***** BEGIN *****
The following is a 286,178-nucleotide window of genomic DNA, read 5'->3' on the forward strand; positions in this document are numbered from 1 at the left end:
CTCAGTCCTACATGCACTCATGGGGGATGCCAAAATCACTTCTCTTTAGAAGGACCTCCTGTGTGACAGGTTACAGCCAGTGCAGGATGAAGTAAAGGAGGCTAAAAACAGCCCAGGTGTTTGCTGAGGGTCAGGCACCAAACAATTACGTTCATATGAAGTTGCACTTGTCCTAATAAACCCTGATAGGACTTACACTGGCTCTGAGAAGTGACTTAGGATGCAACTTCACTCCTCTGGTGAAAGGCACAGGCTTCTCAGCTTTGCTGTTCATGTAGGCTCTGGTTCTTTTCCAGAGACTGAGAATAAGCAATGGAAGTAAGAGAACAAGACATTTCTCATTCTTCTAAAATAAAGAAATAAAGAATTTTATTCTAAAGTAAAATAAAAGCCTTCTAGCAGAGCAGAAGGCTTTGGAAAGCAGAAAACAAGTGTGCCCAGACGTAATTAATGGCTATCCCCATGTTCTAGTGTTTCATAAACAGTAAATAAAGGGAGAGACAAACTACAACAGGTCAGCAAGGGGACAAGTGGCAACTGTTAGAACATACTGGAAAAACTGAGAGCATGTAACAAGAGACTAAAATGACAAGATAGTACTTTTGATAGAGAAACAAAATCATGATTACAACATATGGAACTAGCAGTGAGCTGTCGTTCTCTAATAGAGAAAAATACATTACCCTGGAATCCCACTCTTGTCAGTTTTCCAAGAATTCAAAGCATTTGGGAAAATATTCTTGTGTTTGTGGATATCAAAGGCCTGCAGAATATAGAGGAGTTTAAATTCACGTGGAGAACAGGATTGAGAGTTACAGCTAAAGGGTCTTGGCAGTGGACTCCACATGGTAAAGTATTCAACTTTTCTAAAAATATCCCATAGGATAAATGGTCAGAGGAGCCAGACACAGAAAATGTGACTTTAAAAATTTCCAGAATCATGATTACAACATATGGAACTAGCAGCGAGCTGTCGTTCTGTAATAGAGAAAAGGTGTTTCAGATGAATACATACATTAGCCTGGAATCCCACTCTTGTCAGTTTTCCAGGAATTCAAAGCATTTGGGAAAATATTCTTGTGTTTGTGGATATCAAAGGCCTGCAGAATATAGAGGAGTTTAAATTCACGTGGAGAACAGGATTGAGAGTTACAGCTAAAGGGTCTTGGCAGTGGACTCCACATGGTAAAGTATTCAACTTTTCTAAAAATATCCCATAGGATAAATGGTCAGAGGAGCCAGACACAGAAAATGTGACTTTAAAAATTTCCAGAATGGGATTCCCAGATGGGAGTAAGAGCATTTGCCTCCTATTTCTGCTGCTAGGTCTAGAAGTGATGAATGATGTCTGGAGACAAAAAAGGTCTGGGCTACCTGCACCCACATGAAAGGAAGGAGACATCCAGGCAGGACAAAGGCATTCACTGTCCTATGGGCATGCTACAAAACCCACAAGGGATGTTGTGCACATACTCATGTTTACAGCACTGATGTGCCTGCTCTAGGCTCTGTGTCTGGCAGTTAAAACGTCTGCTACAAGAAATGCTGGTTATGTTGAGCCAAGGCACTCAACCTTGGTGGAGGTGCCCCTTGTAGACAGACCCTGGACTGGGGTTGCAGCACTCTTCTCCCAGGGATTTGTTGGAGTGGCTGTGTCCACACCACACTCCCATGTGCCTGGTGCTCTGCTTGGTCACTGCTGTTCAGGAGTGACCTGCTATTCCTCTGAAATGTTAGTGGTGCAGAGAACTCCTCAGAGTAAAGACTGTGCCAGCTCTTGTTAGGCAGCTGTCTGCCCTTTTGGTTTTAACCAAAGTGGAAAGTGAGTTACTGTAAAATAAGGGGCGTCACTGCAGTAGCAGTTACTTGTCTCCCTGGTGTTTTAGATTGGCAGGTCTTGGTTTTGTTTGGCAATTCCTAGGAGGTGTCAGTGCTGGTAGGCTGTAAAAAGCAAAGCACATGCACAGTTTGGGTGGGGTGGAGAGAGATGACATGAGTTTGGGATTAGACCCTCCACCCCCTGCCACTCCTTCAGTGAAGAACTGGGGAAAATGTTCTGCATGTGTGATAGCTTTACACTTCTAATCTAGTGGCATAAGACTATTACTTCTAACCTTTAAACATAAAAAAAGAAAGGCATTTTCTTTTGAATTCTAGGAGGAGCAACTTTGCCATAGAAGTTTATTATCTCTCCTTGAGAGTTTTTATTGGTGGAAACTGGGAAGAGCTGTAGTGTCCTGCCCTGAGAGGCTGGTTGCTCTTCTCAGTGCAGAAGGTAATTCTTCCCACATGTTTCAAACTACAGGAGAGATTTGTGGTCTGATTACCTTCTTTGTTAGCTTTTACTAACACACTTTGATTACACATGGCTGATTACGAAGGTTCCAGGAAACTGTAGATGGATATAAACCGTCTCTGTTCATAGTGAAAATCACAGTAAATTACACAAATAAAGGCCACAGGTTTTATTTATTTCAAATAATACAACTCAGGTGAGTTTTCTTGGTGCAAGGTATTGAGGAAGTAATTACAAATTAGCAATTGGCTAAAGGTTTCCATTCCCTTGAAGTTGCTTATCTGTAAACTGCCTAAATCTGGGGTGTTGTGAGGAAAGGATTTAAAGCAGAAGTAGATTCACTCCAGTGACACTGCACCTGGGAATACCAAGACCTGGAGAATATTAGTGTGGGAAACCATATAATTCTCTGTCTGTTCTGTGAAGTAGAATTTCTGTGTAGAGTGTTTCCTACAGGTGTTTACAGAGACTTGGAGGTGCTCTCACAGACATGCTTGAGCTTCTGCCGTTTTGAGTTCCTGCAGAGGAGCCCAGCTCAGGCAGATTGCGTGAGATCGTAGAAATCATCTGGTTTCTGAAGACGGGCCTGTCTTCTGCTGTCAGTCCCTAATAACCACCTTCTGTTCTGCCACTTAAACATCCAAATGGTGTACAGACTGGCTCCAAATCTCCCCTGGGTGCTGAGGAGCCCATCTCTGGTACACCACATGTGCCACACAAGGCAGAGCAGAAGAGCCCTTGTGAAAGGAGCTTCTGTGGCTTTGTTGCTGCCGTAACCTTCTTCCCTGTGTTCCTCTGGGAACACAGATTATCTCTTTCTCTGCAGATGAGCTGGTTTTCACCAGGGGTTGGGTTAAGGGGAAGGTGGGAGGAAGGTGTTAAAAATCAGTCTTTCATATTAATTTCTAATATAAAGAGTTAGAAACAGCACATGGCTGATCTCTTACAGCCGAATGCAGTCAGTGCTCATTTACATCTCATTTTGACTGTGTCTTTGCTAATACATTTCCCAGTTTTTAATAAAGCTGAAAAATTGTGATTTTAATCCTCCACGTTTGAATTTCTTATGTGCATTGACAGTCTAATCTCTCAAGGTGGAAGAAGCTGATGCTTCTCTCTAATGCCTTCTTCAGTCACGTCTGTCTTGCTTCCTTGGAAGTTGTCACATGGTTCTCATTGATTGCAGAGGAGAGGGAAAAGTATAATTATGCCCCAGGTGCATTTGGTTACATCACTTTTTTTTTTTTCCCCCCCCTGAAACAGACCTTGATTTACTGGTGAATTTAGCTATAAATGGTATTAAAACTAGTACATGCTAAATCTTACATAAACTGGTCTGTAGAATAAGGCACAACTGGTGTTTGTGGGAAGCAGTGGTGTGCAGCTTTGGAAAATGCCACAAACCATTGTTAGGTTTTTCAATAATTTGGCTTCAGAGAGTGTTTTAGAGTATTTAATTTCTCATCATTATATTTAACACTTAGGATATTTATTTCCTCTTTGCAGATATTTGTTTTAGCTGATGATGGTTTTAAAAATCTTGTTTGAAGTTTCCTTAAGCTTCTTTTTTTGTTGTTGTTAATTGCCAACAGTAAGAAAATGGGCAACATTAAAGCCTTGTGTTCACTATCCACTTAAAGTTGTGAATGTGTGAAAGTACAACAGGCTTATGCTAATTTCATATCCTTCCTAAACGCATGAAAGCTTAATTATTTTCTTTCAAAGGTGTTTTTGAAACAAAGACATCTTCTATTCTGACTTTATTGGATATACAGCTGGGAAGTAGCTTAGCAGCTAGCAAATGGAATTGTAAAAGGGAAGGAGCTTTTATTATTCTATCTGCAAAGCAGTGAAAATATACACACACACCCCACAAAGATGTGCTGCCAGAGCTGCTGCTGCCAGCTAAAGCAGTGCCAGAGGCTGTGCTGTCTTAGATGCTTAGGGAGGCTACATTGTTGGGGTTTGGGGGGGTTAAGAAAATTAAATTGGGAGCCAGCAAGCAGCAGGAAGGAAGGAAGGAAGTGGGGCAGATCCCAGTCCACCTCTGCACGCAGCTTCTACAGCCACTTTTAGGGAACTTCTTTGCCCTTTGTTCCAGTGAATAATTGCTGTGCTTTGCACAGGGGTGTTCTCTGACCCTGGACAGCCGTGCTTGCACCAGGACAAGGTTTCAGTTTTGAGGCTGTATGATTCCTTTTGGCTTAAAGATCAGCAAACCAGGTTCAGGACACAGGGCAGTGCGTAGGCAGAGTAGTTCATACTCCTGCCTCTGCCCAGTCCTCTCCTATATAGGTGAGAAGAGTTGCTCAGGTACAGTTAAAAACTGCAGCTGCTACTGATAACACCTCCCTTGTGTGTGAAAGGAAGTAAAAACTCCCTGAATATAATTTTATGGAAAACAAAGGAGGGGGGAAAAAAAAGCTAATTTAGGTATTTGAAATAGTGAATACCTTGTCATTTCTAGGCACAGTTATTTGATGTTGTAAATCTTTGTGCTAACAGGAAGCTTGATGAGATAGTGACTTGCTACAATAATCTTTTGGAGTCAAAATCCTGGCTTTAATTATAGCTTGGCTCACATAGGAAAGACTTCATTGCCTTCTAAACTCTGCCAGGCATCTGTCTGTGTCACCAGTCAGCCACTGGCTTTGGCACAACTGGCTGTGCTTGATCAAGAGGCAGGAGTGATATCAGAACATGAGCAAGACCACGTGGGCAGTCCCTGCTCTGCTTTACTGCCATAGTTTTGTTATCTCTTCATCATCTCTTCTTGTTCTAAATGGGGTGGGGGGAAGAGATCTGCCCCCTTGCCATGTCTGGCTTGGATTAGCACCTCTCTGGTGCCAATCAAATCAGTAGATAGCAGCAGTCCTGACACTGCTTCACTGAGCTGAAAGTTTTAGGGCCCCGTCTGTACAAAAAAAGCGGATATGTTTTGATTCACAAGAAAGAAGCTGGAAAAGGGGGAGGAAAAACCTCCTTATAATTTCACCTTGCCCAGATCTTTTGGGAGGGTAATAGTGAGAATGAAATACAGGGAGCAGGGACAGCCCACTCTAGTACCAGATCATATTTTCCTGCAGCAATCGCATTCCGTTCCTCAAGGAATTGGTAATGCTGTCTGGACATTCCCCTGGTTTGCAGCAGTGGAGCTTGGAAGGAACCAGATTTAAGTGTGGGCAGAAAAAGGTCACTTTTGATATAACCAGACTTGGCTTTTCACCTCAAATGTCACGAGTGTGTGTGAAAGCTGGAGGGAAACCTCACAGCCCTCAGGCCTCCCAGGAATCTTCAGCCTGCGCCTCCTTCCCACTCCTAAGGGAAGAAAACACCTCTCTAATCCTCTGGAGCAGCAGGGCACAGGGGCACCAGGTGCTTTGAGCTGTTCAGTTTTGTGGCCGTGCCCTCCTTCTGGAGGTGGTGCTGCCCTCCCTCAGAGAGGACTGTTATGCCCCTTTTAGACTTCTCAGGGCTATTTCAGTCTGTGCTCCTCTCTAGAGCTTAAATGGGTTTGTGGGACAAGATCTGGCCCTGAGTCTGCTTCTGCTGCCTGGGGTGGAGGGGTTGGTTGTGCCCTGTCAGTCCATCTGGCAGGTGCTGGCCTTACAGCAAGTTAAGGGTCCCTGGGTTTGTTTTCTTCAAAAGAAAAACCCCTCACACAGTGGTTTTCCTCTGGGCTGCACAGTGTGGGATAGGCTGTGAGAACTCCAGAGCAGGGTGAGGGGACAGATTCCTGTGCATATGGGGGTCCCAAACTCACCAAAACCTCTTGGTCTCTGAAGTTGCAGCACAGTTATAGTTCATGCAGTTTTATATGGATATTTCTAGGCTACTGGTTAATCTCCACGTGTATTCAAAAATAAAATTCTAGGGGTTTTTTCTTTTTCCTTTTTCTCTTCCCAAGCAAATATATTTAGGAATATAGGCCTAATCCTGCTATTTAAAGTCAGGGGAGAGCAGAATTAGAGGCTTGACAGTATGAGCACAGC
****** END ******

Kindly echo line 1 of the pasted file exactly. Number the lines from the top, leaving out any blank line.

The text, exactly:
The following is a 286,178-nucleotide window of genomic DNA, read 5'->3' on the forward strand; positions in this document are numbered from 1 at the left end: